l as a defined communications link with additional off-site responders and response equipment.
Hazard Assessment - Alternative Release Scenario
One Alternative Release Scenario (ARS) for each regulated toxic substance was also modeled during the hazard assessment. A description of each of these scenarios and the impact follows. The Alternative Release Scenario for Carbon Disulfide (CS2) was defined to be a failure of a 2" nozzle on the bottom of a CS2 storage vessel. The release plume was estimated to have an effective radius of .27 miles before dispersing sufficiently to no longer pose a hazard to the public or environmental receptors.
The second alternative release scenario defined to be applicable for modeling consideration was for a release of Hydrogen Sulfide (H2S) associated with a flange leak on a reactor. The H2S plume from this leak was estimated at .43 miles before dispersing sufficiently to no longer pose a hazard to the public or environmental receptors.
Release Scenarios - Mitigation Measures
While the Alternative Release Scenarios are, by definition, more likely to occur than the Worst-Case Scenario, they are still very unlikely to occur due to the facility's existing release and accident prevention program. If a release should occur, ATOFINA has an array of mitigation measures to reduce potential human health and environmental receptor impact, which include:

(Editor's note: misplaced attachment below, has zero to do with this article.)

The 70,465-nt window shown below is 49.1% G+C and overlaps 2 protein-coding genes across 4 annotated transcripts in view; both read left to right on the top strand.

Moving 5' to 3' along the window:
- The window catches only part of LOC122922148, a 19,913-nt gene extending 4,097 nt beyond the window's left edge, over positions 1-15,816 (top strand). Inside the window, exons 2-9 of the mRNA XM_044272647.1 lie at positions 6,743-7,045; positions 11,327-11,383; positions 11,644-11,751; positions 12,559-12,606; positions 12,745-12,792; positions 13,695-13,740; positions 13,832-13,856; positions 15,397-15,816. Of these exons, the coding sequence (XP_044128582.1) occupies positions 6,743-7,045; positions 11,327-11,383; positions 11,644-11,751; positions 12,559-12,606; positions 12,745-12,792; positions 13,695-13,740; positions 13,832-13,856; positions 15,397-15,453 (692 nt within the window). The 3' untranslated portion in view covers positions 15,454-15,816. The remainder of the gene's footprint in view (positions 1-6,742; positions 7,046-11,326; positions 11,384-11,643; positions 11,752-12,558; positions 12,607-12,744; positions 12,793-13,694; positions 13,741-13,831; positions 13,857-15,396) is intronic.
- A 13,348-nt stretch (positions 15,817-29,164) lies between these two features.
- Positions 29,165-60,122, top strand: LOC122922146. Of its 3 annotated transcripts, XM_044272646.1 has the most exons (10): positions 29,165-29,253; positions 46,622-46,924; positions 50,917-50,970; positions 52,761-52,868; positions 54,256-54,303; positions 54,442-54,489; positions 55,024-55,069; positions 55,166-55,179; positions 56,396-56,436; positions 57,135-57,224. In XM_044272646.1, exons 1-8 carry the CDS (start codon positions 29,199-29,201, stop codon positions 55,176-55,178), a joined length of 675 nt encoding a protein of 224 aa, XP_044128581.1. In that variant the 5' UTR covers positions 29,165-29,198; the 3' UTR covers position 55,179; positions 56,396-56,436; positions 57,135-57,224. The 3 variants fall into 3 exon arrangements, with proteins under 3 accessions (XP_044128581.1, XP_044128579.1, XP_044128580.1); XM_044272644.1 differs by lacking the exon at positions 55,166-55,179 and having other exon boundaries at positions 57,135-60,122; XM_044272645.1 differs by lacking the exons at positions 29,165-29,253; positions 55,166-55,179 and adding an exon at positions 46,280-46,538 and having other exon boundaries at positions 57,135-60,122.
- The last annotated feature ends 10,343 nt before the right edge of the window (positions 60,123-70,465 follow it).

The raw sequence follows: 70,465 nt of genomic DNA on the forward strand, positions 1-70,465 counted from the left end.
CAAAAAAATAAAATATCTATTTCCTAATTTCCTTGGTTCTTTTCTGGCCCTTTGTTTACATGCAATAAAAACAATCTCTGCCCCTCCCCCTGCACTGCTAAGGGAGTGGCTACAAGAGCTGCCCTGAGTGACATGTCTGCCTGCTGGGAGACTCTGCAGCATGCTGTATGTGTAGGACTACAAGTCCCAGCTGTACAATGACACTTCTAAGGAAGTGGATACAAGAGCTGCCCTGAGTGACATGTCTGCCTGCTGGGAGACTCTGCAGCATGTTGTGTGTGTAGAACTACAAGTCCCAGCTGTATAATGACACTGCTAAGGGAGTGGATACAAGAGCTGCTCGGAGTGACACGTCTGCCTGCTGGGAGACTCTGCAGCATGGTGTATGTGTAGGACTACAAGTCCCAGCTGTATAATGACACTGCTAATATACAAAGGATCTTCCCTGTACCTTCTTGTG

- Vapor supression systems (deluge systems), which can be supplemented by stationary and portable fire monitors, to remove airborne vapor with water sprays;
- Pumping systems and procedures which would allow materials to be pumped from a damaged rail car, or loaded tank, into another storage tank or vessel to reduce the amount potentially released;
- Gas detection devices placed strategically in the facility to provide early detection of a release; and
- The facility has on-site Emergency Response Teams 24 hours per day as well as a defined emergency communications link
with additional off-site responders and response equipment.
The General Accidental Release Prevention Program and Chemical-Specific Prevention Steps
The ATOFINA Chemical, Inc. Houston facility has an accidental release prevention program in place to minimize the risk of hazardous chemical releases. This program is designed to address the requirements of 29 CFR 1910.119, Process Safety Management and the EPA Risk Management Program. This prevention program addresses those processes which handle regulated substances. The accidental release prevention program includes the following components and activities: